Eighty-one youth with chronic disease were randomly assigned into the study (Fig 1). Demographic data are presented in Table 1. The ages of subjects in each disease group differed (median [interquartile range] for IBD, T1D, and CF: 17 [16–18], 17 [16–18], and 14 [13–16] years, respectively; P = .004). There were no significant ethnic or gender differences. Seventy-five youth completed the study. There were no differences between the 6 dropouts (2 MD2Me subjects and 4 controls) and the main cohort by age (P = .20), disease (P = .10), gender (P = .53), or ethnicity (P = .10). There were no study-related adverse events or confidentiality breaches.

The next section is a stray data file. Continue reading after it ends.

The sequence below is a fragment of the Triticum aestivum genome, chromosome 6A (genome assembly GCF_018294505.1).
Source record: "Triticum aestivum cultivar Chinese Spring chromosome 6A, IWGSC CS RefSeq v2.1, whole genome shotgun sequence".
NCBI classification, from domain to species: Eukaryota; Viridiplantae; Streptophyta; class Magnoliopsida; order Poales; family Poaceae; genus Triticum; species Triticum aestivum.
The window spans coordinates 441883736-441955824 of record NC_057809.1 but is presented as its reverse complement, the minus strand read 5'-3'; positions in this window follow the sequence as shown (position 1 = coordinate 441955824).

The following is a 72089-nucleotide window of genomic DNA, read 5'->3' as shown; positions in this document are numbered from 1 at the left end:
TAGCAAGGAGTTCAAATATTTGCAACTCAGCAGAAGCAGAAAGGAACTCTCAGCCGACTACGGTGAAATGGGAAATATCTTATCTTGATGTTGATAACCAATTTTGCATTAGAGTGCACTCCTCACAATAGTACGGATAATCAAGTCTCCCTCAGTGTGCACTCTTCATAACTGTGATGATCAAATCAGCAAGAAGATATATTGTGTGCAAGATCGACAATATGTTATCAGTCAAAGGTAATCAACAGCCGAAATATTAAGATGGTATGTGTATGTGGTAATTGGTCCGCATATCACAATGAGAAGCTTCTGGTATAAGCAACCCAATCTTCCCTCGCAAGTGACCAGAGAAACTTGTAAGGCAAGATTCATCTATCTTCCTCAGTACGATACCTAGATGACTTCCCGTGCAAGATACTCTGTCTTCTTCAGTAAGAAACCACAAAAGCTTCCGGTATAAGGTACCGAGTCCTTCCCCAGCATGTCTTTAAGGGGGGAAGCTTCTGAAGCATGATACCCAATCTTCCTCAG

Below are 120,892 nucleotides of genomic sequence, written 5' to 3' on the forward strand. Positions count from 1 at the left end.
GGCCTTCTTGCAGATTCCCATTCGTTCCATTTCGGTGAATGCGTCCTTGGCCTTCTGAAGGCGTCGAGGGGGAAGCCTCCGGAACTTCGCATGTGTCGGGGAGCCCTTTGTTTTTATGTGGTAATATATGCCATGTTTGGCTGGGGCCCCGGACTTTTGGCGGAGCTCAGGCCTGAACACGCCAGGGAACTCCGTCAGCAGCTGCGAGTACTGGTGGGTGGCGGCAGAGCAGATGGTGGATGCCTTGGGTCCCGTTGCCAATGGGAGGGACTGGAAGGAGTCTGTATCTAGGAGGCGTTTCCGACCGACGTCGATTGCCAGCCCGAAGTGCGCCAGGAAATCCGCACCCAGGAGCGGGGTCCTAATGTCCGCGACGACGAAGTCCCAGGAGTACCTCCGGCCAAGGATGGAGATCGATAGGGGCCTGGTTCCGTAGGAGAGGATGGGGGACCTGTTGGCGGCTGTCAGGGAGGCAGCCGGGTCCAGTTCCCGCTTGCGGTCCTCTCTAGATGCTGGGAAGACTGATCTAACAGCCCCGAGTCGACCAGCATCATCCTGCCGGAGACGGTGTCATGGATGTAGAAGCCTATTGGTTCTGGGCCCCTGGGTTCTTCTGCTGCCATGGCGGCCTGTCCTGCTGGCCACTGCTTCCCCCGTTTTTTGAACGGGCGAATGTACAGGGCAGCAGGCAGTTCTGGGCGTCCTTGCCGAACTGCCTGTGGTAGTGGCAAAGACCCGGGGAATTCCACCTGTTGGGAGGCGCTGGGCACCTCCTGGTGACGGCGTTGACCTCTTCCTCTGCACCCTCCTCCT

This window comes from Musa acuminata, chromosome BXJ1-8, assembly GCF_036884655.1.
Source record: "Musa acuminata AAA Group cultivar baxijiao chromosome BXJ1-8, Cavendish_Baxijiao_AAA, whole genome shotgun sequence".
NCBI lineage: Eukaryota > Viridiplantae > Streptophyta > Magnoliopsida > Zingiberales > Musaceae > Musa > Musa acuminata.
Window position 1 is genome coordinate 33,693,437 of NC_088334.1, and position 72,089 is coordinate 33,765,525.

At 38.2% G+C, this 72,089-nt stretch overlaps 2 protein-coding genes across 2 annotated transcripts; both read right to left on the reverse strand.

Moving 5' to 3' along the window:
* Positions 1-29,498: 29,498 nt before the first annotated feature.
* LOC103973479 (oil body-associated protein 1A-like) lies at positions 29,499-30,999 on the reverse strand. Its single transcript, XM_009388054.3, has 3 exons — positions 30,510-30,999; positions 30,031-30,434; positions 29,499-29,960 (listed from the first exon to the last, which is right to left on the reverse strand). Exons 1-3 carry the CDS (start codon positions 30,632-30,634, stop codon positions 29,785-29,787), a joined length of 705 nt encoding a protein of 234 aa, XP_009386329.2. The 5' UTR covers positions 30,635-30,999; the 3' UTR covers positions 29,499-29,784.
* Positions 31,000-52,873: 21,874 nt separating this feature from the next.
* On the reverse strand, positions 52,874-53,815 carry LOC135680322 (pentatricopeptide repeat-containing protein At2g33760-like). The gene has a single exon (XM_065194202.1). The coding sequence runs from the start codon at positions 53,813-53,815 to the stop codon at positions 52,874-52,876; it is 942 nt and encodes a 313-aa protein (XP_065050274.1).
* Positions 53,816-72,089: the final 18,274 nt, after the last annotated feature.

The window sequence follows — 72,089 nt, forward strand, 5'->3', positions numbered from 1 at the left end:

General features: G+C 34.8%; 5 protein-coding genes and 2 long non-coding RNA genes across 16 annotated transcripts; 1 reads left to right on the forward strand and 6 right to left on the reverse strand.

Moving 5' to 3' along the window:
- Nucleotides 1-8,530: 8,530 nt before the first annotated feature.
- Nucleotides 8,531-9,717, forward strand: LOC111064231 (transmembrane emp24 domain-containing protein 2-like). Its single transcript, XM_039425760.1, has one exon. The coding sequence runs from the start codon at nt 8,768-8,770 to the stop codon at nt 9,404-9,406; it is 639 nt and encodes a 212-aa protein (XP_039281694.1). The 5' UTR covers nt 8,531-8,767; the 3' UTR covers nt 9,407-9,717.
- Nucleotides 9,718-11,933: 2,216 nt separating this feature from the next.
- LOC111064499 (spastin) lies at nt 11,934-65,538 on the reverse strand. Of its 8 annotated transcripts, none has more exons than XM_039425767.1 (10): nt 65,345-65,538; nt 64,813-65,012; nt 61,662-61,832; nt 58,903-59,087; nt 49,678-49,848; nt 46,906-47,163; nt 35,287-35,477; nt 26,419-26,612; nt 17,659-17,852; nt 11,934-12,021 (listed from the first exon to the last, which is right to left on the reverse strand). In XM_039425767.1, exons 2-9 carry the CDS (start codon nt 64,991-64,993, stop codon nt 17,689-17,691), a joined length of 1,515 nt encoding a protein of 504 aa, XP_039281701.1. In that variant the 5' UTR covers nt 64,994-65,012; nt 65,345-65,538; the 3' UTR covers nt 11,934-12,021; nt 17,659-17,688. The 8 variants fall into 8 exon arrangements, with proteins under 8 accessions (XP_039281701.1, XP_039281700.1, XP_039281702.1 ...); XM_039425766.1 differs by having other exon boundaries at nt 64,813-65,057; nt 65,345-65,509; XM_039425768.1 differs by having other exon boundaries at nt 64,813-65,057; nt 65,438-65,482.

Disease status as measured by specific disease scales (P = .18–.86), functional performance (P = .31), and quality of life (P = .17) did not differ according to treatment group assignment (Table 1). Disease severity varied by disease, as expected (Table 1).
Baseline Health Literacy and Readiness for Transition (Disease Management and Health Self-efficacy) Measures
Significant baseline health literacy, disease management, and health-related self-efficacy differences were noted across disease groups (Table 2) but not according to treatment group (Table 3). Most patients demonstrated adequate health literacy (74%). In contrast, only 34% (26% of MD2Me subjects and 41% of controls, P = .13) had begun to perform the necessary disease management skills needed for transition (defined as TRAQ ≥4). Both treatment groups had minimal patient-initiated outside-of-clinic-visit contact with their health care teams at baseline.
Change in Chronic Disease Management and Patient-Initiated Communications Outcomes Over Time According to Treatment Group